New Holocaust museum puts you in the process


April 14, 1993|By ROGER SIMON

WASHINGTON -- It could have been a Disneyland of Death.

The United States Holocaust Memorial Museum could have gone wrong in a thousand ways.

Instead, it went right in one big way: It shatters you.

The towers of the building resemble the chimneys of the death camps. The entranceways resemble the openings to the Auschwitz ovens.

But even that which at first seems normal is not. The glass ceiling comes to a peak, but the peak is off-center. The stairs are not even-sided rectangles. Corners are missing where walls meet.

The architecture is disturbing, disquieting, ominous. It is meant to be so.

Anita Kassof, an assistant curator, motions to what looks like the maw of a giant oven, but is really just a hallway, and points out the gray steel girders that radiate from it.

"When the Nazis devised the ovens, they devised a way of using steel reinforcement so that the brick would not explode in the heat of burning all those bodies," she says matter of factly. "So that is what we are reproducing."

The museum will not be open to the public until April 26, and everywhere this day there are the shriek of circular saws, the whine of electric drills, and the thuds of hammers.

But I have a feeling that in two weeks this will be a very quiet place. I have a feeling most people will fall silent as they walk here.

And they will notice something even more disquieting than the architecture: They will feel as if they are being fed into a giant machine.

The forms in the museum are nearly all industrial: factory lights, riveted girders, exhaust pipes covered with grills.

And as you are directed through the museum -- there is only one route you can take -- you feel as if you are being processed down an assembly line.

Which is the point. You are being processed just like the millions who died were processed.

The museum is already controversial. African-Americans have not built a slavery museum, some Jews have said. Native Americans have not demanded a genocide museum. So why do Jews have to be "obsessed" with the Holocaust?

I will venture one answer: It is very difficult for an African-American to stop being black or for a Native American to stop being red. They cannot opt out of their minority status.

But a Jew can stop being a Jew with ease. Judaism is not a race; a Jew can change or drop his religion. And some fear that this process, called assimilation, will lead to the eventual disappearance of Jews in America.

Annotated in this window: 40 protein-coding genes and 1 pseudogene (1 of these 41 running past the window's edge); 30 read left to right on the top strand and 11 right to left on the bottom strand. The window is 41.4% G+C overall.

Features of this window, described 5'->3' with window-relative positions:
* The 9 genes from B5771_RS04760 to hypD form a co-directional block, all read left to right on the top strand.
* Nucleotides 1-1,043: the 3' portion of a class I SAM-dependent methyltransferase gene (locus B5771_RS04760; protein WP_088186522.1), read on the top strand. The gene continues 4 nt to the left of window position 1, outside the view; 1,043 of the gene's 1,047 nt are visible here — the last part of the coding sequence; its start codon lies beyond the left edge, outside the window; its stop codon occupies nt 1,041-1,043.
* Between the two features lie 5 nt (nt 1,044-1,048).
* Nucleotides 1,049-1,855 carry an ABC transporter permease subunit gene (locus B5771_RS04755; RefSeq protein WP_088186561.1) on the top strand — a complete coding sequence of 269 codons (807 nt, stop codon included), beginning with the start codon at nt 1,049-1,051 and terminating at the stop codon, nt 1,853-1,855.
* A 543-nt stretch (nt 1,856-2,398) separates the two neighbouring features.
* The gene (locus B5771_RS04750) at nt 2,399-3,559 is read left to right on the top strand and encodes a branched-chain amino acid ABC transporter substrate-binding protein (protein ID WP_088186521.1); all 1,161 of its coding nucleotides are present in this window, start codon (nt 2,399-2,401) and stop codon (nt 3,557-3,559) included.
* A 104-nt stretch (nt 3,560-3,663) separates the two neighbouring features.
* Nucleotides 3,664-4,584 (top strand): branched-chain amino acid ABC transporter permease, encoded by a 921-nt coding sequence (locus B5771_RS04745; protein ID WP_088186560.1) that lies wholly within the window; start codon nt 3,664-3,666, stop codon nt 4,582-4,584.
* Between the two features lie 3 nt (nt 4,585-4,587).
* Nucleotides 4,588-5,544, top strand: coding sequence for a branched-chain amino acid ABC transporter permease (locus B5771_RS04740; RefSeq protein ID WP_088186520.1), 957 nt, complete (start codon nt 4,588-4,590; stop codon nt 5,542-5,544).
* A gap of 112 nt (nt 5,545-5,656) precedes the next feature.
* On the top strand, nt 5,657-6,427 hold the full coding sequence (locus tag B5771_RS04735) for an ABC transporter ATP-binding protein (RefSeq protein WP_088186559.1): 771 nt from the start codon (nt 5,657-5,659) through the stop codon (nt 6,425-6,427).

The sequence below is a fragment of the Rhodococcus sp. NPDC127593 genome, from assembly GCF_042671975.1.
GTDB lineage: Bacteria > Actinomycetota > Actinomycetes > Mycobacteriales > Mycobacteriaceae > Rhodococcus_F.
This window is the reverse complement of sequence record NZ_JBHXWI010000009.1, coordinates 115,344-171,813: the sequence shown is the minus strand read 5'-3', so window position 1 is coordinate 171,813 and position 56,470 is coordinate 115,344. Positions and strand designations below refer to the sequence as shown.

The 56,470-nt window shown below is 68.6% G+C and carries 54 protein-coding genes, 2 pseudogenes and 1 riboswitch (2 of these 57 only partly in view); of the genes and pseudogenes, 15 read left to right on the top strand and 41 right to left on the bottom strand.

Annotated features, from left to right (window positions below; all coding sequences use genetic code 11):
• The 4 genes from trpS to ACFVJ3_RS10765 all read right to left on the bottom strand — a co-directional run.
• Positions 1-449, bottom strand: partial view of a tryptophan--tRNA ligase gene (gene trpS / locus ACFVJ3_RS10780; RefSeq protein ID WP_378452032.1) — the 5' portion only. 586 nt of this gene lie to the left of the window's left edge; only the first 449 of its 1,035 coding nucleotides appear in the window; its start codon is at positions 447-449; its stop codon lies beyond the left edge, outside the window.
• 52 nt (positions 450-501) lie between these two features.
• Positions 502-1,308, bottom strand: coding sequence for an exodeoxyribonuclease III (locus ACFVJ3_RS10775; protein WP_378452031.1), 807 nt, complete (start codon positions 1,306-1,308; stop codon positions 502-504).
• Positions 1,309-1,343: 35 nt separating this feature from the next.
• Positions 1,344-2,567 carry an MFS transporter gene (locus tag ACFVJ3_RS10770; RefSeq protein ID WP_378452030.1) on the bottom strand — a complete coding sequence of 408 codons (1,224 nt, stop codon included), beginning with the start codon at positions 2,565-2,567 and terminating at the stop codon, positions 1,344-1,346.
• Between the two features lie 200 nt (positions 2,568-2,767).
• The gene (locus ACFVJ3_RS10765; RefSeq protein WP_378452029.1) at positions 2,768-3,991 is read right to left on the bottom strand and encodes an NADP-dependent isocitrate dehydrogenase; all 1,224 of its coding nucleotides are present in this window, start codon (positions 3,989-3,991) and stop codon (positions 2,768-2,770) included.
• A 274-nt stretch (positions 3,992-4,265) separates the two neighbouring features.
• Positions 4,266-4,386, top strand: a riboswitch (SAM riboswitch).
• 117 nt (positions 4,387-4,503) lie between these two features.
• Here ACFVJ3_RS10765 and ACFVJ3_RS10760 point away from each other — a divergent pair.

So the Holocaust has become a rallying point and a point a definition. And it serves as a reminder to Jews that even if they had converted, even if they had changed their names, the Nazis would still have turned them into lamp shades if they could have.

I walk into the northeast tower of the museum. It is like entering a large oven with a three-story chimney. But on the walls are happy faces. On the walls are more than a thousand family photographs. Weddings. Picnics. School portraits.

In such a place of horror, it is such a joyous room.

Only at the end of the tour do you learn the truth: These are the pictures of the 1,032 people who lived in a single Polish village and who were all murdered in a single day.

The architect of the museum, James Ingo Freed, was born in Germany in 1930, escaped to France in 1938 and came to the United States in 1939.

"In no way did we want to soften the edges of what happened," he says. "The exhibit is absolutely harrowing."

He pauses. "If I had been in a camp, I would not have been a survivor," he says. "I was too tall for my age and too thin."

And that would have been enough to mark him for death. Instead, he escaped. Some lived. Some died. And some say that is all you can say.

I leave the museum and walk out into the bright sunlight. The cherry blossoms are in bloom and their sweet, clean scent is on the air.

Why did God let the Holocaust happen? I wonder. Why did man?

"The Holocaust," Freed says, "is a mystery."

You will not find the answers in the United States Holocaust Memorial Museum.

You just will be reminded to ask the questions.

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